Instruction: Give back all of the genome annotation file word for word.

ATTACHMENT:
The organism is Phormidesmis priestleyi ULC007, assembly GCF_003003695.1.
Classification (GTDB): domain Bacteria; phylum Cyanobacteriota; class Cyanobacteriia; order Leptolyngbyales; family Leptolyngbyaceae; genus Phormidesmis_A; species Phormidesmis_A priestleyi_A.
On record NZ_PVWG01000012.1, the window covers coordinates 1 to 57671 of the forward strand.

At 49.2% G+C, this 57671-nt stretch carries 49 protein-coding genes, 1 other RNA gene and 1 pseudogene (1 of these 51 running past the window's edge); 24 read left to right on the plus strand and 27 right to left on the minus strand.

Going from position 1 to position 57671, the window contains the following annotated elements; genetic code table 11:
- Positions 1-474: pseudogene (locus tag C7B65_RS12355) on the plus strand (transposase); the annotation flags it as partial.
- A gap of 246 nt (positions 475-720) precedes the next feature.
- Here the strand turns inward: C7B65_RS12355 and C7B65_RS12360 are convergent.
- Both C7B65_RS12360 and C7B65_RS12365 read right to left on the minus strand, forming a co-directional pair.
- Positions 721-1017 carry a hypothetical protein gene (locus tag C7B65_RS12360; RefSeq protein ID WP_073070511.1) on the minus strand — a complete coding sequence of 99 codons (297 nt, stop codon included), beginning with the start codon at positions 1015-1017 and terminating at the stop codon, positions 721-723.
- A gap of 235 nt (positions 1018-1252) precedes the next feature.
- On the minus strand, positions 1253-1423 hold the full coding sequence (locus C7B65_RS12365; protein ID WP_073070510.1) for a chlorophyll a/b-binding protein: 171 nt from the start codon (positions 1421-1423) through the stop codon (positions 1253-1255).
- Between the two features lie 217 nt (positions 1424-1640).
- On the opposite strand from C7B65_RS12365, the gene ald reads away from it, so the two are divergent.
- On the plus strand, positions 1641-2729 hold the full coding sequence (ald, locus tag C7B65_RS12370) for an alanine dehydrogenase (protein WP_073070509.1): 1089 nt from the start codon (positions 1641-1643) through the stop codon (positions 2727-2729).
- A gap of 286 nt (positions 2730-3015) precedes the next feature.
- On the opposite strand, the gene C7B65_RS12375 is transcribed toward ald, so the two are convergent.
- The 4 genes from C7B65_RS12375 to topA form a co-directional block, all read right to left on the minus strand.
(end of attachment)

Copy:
The organism is Phormidesmis priestleyi ULC007, assembly GCF_003003695.1.
Classification (GTDB): domain Bacteria; phylum Cyanobacteriota; class Cyanobacteriia; order Leptolyngbyales; family Leptolyngbyaceae; genus Phormidesmis_A; species Phormidesmis_A priestleyi_A.
On record NZ_PVWG01000012.1, the window covers coordinates 1 to 57671 of the forward strand.

At 49.2% G+C, this 57671-nt stretch carries 49 protein-coding genes, 1 other RNA gene and 1 pseudogene (1 of these 51 running past the window's edge); 24 read left to right on the plus strand and 27 right to left on the minus strand.

Going from position 1 to position 57671, the window contains the following annotated elements; genetic code table 11:
- Positions 1-474: pseudogene (locus tag C7B65_RS12355) on the plus strand (transposase); the annotation flags it as partial.
- A gap of 246 nt (positions 475-720) precedes the next feature.
- Here the strand turns inward: C7B65_RS12355 and C7B65_RS12360 are convergent.
- Both C7B65_RS12360 and C7B65_RS12365 read right to left on the minus strand, forming a co-directional pair.
- Positions 721-1017 carry a hypothetical protein gene (locus tag C7B65_RS12360; RefSeq protein ID WP_073070511.1) on the minus strand — a complete coding sequence of 99 codons (297 nt, stop codon included), beginning with the start codon at positions 1015-1017 and terminating at the stop codon, positions 721-723.
- A gap of 235 nt (positions 1018-1252) precedes the next feature.
- On the minus strand, positions 1253-1423 hold the full coding sequence (locus C7B65_RS12365; protein ID WP_073070510.1) for a chlorophyll a/b-binding protein: 171 nt from the start codon (positions 1421-1423) through the stop codon (positions 1253-1255).
- Between the two features lie 217 nt (positions 1424-1640).
- On the opposite strand from C7B65_RS12365, the gene ald reads away from it, so the two are divergent.
- On the plus strand, positions 1641-2729 hold the full coding sequence (ald, locus tag C7B65_RS12370) for an alanine dehydrogenase (protein WP_073070509.1): 1089 nt from the start codon (positions 1641-1643) through the stop codon (positions 2727-2729).
- A gap of 286 nt (positions 2730-3015) precedes the next feature.
- On the opposite strand, the gene C7B65_RS12375 is transcribed toward ald, so the two are convergent.
- The 4 genes from C7B65_RS12375 to topA form a co-directional block, all read right to left on the minus strand.